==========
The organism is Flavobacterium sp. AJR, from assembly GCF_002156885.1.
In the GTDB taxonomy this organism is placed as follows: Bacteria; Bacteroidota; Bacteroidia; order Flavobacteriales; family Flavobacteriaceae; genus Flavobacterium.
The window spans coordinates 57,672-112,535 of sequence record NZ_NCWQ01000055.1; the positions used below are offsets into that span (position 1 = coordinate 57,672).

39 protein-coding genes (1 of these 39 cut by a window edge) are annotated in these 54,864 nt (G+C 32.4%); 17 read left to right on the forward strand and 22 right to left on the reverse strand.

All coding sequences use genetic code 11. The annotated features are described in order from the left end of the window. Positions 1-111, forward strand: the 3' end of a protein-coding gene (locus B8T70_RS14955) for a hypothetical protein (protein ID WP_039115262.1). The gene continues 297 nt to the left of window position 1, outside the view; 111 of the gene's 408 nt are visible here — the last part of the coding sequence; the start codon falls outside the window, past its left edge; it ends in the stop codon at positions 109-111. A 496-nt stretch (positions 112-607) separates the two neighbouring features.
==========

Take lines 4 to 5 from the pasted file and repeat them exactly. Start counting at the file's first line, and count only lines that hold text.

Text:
39 protein-coding genes (1 of these 39 cut by a window edge) are annotated in these 54,864 nt (G+C 32.4%); 17 read left to right on the forward strand and 22 right to left on the reverse strand.

All coding sequences use genetic code 11. The annotated features are described in order from the left end of the window. Positions 1-111, forward strand: the 3' end of a protein-coding gene (locus B8T70_RS14955) for a hypothetical protein (protein ID WP_039115262.1). The gene continues 297 nt to the left of window position 1, outside the view; 111 of the gene's 408 nt are visible here — the last part of the coding sequence; the start codon falls outside the window, past its left edge; it ends in the stop codon at positions 109-111. A 496-nt stretch (positions 112-607) separates the two neighbouring features.